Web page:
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Knowing the signs of Vascular Disease

A vascular disease is an illness that affects your arteries and veins, impairing your blood flow and causing other sections of your body to suffer. Vascular
illness can manifest itself in a variety of ways.
Blood clots that impede blood flow, inflammation that narrows blood vessels, and heredity can all contribute to vascular disease. The most prevalent
cause of vascular disease is atherosclerosis, which occurs when a fatty material called plaque builds up inside the arteries, narrowing them and decreasing
or halting blood flow. Although the origins of atherosclerosis are unknown, researchers do know that there are certain factors that raise your risk.

Risk factors for atherosclerosis, include:
• High cholesterol and triglyceride levels
• High blood pressure
• Smoking

• Obesity
• Physical inactivity
• High saturated fat diet

• Diabetes


Because some significant vascular disorders might go unnoticed before causing a stroke or heart attack, lowering your risk factors is the most essential
thing you can do to attempt to prevent them. Consult your doctor about making healthy lifestyle choices that will benefit your vascular system.
Because information is power, here are some vascular illnesses to be aware of and signs to look out for.
Coronary artery disease (CAD) is a condition that affects the heart.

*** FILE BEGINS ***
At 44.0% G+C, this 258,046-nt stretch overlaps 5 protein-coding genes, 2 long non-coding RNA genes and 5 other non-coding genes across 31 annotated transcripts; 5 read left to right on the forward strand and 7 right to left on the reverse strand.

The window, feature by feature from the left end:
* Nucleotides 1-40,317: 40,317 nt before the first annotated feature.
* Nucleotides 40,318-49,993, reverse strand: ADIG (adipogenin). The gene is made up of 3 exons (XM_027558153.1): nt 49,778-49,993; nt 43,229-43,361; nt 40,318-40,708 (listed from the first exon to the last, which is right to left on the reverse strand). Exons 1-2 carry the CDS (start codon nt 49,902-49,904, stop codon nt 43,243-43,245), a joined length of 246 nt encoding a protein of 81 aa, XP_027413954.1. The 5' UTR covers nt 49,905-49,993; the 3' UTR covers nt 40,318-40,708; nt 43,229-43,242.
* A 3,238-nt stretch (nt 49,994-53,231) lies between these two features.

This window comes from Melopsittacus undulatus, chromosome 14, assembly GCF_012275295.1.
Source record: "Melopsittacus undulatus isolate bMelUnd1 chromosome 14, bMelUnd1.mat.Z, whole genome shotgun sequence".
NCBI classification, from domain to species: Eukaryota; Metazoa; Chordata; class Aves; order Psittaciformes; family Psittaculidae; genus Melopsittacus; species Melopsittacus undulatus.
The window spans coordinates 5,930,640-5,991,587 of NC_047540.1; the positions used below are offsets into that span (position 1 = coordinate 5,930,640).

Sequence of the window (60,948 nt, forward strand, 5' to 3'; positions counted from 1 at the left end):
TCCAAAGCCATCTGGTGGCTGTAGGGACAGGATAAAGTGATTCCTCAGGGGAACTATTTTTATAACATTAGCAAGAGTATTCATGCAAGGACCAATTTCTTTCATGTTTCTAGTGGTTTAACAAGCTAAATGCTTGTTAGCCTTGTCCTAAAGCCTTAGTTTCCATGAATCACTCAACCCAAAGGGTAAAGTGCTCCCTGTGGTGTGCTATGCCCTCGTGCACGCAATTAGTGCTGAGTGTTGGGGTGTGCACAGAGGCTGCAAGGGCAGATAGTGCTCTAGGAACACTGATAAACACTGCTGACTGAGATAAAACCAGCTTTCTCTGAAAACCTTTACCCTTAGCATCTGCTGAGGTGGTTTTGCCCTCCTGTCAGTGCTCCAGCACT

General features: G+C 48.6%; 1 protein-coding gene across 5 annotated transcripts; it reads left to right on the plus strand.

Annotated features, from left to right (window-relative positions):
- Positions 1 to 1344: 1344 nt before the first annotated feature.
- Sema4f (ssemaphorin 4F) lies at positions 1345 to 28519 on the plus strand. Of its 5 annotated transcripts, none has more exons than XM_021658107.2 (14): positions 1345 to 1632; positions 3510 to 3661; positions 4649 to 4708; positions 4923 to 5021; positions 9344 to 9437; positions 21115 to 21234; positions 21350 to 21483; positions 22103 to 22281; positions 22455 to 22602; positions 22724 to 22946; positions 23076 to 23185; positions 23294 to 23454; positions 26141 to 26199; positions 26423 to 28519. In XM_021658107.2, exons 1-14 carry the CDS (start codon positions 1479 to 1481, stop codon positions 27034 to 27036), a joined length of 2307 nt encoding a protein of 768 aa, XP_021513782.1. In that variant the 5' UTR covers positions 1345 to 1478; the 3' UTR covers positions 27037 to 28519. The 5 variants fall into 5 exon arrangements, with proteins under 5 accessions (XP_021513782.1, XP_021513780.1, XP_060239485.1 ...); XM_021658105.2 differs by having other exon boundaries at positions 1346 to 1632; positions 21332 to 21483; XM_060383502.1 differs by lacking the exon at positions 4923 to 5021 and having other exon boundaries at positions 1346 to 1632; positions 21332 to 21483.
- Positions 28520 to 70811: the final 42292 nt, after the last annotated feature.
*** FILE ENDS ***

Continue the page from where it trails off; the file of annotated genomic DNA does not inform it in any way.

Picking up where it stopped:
This is the leading cause of death in people in the United States, and it is caused by atherosclerosis in the arteries that feed blood to the heart. It has the
potential to trigger a heart attack.
Cerebrovascular disease (CVD) is a condition that affects the brain.
This can result in a stroke or a transient ischemic attack (TIA), which is a loss of blood supply to a part of the brain for a brief period of time. It normally
lasts less than 5 minutes but no more than 24 hours before fully recovering.
Until you have a stroke, there are usually no symptoms.
Peripheral vascular disease (PVD) is a kind of vascular disease that affects the blood flow to a person’ s arms and legs.
When blood flow to your limbs is restricted, you're more likely to have a heart attack or stroke from blood clots. Many persons with this condition show
no symptoms, but those who do report discomfort in their thighs, calves, or buttocks when walking or exercising.
We are just a call or click away. To learn more, book an appointment online or over the phone with PeachState Advanced
Cardiac & Endovascular. We have several locations in Georgia: Newnan, Atlanta, & Griffin.

Author
Kelly Miles Current Director of Business Development & Operations at PeachState Advanced Cardiac & Endovascular- PACE. Kelly has a passion for helping others navigate the healthcare industry and ensuring quality outcomes. She lives in Newnan, GA with her husband and children.

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